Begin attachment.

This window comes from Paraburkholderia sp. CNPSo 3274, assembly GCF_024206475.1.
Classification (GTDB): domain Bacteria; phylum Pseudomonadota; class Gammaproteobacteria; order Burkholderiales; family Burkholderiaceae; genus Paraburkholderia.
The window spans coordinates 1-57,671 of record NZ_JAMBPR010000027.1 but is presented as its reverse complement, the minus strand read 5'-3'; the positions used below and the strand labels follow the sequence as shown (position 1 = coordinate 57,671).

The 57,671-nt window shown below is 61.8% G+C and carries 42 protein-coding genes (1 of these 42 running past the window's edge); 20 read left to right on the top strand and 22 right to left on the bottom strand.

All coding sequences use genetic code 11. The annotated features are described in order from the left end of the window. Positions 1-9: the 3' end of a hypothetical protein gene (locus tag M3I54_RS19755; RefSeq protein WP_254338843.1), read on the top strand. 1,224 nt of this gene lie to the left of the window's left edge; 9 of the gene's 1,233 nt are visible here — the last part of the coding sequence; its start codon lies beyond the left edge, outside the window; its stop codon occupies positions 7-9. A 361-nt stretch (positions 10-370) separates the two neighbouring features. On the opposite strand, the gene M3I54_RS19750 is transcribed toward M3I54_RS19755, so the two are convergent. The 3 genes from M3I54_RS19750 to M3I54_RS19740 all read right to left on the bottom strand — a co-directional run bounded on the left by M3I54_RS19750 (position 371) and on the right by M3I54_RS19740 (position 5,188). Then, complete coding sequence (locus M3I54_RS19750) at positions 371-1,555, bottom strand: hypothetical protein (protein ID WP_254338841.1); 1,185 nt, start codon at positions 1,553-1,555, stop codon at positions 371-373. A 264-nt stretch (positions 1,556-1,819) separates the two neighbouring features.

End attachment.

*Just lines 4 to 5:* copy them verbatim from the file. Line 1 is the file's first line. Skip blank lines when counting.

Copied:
The 57,671-nt window shown below is 61.8% G+C and carries 42 protein-coding genes (1 of these 42 running past the window's edge); 20 read left to right on the top strand and 22 right to left on the bottom strand.

All coding sequences use genetic code 11. The annotated features are described in order from the left end of the window. Positions 1-9: the 3' end of a hypothetical protein gene (locus tag M3I54_RS19755; RefSeq protein WP_254338843.1), read on the top strand. 1,224 nt of this gene lie to the left of the window's left edge; 9 of the gene's 1,233 nt are visible here — the last part of the coding sequence; its start codon lies beyond the left edge, outside the window; its stop codon occupies positions 7-9. A 361-nt stretch (positions 10-370) separates the two neighbouring features. On the opposite strand, the gene M3I54_RS19750 is transcribed toward M3I54_RS19755, so the two are convergent. The 3 genes from M3I54_RS19750 to M3I54_RS19740 all read right to left on the bottom strand — a co-directional run bounded on the left by M3I54_RS19750 (position 371) and on the right by M3I54_RS19740 (position 5,188). Then, complete coding sequence (locus M3I54_RS19750) at positions 371-1,555, bottom strand: hypothetical protein (protein ID WP_254338841.1); 1,185 nt, start codon at positions 1,553-1,555, stop codon at positions 371-373. A 264-nt stretch (positions 1,556-1,819) separates the two neighbouring features.